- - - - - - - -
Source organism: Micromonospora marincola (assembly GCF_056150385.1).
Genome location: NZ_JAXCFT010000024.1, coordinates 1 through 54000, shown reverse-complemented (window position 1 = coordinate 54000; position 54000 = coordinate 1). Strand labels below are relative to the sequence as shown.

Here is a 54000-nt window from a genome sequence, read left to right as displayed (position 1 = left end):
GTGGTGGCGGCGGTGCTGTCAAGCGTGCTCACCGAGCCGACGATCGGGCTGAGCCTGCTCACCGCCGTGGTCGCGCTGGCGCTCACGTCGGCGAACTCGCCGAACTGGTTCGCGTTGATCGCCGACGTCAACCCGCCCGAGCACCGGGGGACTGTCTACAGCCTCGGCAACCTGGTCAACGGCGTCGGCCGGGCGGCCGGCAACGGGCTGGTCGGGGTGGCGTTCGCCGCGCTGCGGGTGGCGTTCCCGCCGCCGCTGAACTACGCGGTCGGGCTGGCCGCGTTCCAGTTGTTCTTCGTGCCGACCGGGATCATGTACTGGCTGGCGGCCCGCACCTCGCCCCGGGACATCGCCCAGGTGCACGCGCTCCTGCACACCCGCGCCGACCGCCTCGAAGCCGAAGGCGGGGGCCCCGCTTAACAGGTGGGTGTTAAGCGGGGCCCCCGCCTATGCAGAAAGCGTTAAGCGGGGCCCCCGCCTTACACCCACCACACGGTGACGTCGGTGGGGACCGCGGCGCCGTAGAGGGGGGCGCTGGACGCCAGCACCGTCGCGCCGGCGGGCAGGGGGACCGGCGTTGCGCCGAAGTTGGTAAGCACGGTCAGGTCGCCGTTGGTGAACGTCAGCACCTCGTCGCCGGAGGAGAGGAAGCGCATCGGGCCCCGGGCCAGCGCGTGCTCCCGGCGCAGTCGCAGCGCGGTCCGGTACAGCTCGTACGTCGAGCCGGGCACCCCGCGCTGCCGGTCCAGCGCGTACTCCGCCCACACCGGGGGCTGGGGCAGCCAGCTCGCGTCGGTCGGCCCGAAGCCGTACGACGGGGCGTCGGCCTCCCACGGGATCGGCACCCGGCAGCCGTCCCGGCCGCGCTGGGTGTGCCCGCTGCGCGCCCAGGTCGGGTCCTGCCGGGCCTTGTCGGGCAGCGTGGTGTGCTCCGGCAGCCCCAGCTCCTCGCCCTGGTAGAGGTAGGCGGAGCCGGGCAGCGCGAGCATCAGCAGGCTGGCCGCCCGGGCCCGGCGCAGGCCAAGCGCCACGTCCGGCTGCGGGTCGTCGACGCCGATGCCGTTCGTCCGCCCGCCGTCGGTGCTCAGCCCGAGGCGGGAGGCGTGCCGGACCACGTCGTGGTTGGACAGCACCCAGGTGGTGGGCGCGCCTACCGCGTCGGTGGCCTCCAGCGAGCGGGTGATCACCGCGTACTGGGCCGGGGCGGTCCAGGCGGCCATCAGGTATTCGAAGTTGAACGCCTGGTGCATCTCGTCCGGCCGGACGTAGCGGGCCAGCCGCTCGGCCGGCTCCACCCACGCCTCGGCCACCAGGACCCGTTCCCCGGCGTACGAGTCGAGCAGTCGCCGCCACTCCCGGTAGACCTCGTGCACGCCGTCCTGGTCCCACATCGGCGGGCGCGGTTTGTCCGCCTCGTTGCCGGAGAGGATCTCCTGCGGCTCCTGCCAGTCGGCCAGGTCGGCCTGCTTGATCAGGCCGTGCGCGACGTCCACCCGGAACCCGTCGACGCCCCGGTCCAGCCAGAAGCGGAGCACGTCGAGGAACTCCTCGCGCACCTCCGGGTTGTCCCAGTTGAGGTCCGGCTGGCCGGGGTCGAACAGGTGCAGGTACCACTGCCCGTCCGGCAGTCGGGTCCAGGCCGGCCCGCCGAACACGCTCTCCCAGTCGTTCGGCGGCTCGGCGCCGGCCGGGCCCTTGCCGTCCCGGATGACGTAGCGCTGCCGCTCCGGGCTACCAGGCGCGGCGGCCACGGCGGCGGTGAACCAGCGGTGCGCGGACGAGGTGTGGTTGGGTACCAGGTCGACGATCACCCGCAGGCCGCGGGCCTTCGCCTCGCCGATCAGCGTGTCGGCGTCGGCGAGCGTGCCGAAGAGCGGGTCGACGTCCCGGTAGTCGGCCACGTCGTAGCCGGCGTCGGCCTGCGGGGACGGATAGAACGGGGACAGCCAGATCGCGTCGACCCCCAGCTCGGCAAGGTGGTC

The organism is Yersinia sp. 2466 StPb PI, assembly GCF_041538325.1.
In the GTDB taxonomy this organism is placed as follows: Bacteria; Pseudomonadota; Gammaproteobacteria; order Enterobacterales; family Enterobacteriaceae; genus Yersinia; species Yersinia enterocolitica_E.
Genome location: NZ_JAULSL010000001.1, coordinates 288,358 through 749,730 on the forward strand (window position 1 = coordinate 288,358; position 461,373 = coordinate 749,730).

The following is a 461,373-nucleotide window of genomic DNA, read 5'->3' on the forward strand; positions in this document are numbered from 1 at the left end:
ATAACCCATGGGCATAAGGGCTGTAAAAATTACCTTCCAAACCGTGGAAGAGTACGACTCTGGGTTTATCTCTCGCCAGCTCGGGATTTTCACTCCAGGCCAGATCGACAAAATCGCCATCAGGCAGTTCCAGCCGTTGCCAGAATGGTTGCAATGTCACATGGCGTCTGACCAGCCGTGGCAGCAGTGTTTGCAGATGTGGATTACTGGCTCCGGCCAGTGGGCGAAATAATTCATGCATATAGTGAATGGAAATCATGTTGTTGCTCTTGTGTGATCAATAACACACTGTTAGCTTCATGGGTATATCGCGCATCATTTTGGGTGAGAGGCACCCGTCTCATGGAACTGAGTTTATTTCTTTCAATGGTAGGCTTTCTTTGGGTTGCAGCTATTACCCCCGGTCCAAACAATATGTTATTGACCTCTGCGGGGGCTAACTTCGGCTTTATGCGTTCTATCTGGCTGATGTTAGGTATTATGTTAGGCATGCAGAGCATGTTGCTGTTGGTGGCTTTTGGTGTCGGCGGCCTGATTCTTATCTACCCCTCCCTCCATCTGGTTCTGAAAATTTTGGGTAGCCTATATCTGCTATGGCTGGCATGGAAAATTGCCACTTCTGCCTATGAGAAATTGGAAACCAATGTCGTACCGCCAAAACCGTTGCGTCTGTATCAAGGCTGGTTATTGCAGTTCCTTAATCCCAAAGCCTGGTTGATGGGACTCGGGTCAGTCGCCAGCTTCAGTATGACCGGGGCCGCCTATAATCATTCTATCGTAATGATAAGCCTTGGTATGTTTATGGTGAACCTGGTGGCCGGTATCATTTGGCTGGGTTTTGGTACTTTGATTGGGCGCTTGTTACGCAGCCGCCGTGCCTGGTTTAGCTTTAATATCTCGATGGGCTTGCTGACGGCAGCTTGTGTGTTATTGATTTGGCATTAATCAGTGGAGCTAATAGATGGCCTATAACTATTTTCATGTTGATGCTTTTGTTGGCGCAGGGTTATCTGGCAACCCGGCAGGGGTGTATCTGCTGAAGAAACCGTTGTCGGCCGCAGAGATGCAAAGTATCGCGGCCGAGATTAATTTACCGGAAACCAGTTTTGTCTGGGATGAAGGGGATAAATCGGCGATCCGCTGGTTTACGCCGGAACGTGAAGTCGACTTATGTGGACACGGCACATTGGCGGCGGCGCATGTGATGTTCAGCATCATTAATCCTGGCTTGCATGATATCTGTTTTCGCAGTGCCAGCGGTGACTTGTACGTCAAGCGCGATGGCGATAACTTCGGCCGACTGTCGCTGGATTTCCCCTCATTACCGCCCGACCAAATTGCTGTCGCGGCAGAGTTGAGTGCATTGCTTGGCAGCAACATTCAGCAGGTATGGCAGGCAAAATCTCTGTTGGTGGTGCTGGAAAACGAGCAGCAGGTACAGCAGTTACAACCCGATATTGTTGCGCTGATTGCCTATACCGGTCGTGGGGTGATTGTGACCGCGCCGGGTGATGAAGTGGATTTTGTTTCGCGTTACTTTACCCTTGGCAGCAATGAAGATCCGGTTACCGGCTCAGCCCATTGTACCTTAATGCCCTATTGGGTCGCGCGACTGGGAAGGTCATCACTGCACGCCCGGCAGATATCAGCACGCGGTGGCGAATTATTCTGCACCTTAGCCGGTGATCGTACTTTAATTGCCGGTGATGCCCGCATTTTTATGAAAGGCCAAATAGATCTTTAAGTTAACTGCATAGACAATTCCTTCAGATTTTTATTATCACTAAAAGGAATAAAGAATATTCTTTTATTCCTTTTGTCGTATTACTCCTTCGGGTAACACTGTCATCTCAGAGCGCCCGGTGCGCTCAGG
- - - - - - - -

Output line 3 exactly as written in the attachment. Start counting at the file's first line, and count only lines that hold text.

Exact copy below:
Here is a 54000-nt window from a genome sequence, read left to right as displayed (position 1 = left end):